An important outcome of the mutiny, as far as the Sikhs were concerned, was that service in the armed forces was thrown open to them, and they became the most sought after recruits for the British army. To make soldiering an honorable profession, only Jat Sikhs were enlisted. The most important decision taken, and one which had a far-reaching effect in preserving the separate identity of the Sikhs, was to assure the Sikhs who joined the army that the tradition of the Khalsa would not be interfered with.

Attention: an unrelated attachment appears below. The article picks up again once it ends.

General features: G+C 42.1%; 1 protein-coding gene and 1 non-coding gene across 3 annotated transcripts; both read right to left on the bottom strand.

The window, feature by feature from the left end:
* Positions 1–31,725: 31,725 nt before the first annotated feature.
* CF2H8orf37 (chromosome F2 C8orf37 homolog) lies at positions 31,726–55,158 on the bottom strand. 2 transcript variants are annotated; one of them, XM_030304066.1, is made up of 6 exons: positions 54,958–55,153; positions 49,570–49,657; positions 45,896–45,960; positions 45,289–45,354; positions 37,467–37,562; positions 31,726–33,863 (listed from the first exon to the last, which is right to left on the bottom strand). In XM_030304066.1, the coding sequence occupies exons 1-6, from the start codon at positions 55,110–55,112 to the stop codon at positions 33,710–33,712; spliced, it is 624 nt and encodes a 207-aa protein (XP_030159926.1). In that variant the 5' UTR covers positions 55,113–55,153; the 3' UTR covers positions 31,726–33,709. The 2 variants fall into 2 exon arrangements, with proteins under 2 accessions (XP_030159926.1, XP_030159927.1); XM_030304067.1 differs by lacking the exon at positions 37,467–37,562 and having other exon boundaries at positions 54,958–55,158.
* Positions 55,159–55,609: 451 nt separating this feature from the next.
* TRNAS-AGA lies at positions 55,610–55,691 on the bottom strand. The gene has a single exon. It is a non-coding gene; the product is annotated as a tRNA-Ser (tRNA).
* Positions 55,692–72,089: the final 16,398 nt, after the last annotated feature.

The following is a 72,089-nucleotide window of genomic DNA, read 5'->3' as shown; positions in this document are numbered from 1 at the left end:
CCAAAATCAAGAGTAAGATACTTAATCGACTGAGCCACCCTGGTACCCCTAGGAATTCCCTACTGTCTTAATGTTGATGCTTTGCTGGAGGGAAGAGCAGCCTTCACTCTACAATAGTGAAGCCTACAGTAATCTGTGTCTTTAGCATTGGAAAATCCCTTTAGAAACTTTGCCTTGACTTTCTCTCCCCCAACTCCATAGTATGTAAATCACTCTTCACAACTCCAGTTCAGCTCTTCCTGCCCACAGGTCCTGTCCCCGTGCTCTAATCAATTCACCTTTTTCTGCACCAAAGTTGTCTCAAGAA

It is interesting to note that British officer Hudson borrowed his first 100 Sikhs from the Maharaja of Jind. He then raised three cavalareries from the disbanded units of Maharaja Ranjit Singh’s army. This was the origin of what later became famous ‘as “Hudson Horse”. Because of their red turbans and kummerbands or their khaki uniforms, Hudson Horse came to be known as “The Flamingos”. The names of Brasyer, Rothney, and’ Rattray came to be attached to Sikh units. Sikh soldiers proved their fighting quality and loyalty in the subsequent wars on the side of the British. Of the martial races the favorite of the English officers were the Sikhs and Gurkhas.

Article extracted from this publication >>  April 10, 1987